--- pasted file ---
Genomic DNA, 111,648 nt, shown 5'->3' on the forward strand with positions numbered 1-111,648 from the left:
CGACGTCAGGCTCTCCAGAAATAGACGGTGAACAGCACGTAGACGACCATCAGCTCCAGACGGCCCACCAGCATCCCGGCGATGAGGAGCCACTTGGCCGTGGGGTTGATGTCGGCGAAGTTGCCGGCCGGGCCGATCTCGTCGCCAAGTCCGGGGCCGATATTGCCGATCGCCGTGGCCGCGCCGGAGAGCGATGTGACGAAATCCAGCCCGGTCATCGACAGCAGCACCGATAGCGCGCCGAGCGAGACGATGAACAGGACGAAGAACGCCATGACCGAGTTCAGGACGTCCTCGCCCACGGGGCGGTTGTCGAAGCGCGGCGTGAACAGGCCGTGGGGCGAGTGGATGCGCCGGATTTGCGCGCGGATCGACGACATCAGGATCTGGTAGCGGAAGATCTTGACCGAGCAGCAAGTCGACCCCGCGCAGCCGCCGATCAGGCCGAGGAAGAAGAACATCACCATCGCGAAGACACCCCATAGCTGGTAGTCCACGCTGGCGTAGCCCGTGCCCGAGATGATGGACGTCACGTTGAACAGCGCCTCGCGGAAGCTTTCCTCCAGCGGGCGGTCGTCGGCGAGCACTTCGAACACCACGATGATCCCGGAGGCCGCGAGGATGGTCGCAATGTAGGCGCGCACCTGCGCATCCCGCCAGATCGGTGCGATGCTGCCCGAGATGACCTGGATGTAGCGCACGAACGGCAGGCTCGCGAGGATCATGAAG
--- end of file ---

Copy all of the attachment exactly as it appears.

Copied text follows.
Genomic DNA, 111,648 nt, shown 5'->3' on the forward strand with positions numbered 1-111,648 from the left:
CGACGTCAGGCTCTCCAGAAATAGACGGTGAACAGCACGTAGACGACCATCAGCTCCAGACGGCCCACCAGCATCCCGGCGATGAGGAGCCACTTGGCCGTGGGGTTGATGTCGGCGAAGTTGCCGGCCGGGCCGATCTCGTCGCCAAGTCCGGGGCCGATATTGCCGATCGCCGTGGCCGCGCCGGAGAGCGATGTGACGAAATCCAGCCCGGTCATCGACAGCAGCACCGATAGCGCGCCGAGCGAGACGATGAACAGGACGAAGAACGCCATGACCGAGTTCAGGACGTCCTCGCCCACGGGGCGGTTGTCGAAGCGCGGCGTGAACAGGCCGTGGGGCGAGTGGATGCGCCGGATTTGCGCGCGGATCGACGACATCAGGATCTGGTAGCGGAAGATCTTGACCGAGCAGCAAGTCGACCCCGCGCAGCCGCCGATCAGGCCGAGGAAGAAGAACATCACCATCGCGAAGACACCCCATAGCTGGTAGTCCACGCTGGCGTAGCCCGTGCCCGAGATGATGGACGTCACGTTGAACAGCGCCTCGCGGAAGCTTTCCTCCAGCGGGCGGTCGTCGGCGAGCACTTCGAACACCACGATGATCCCGGAGGCCGCGAGGATGGTCGCAATGTAGGCGCGCACCTGCGCATCCCGCCAGATCGGTGCGATGCTGCCCGAGATGACCTGGATGTAGCGCACGAACGGCAGGCTCGCGAGGATCATGAAG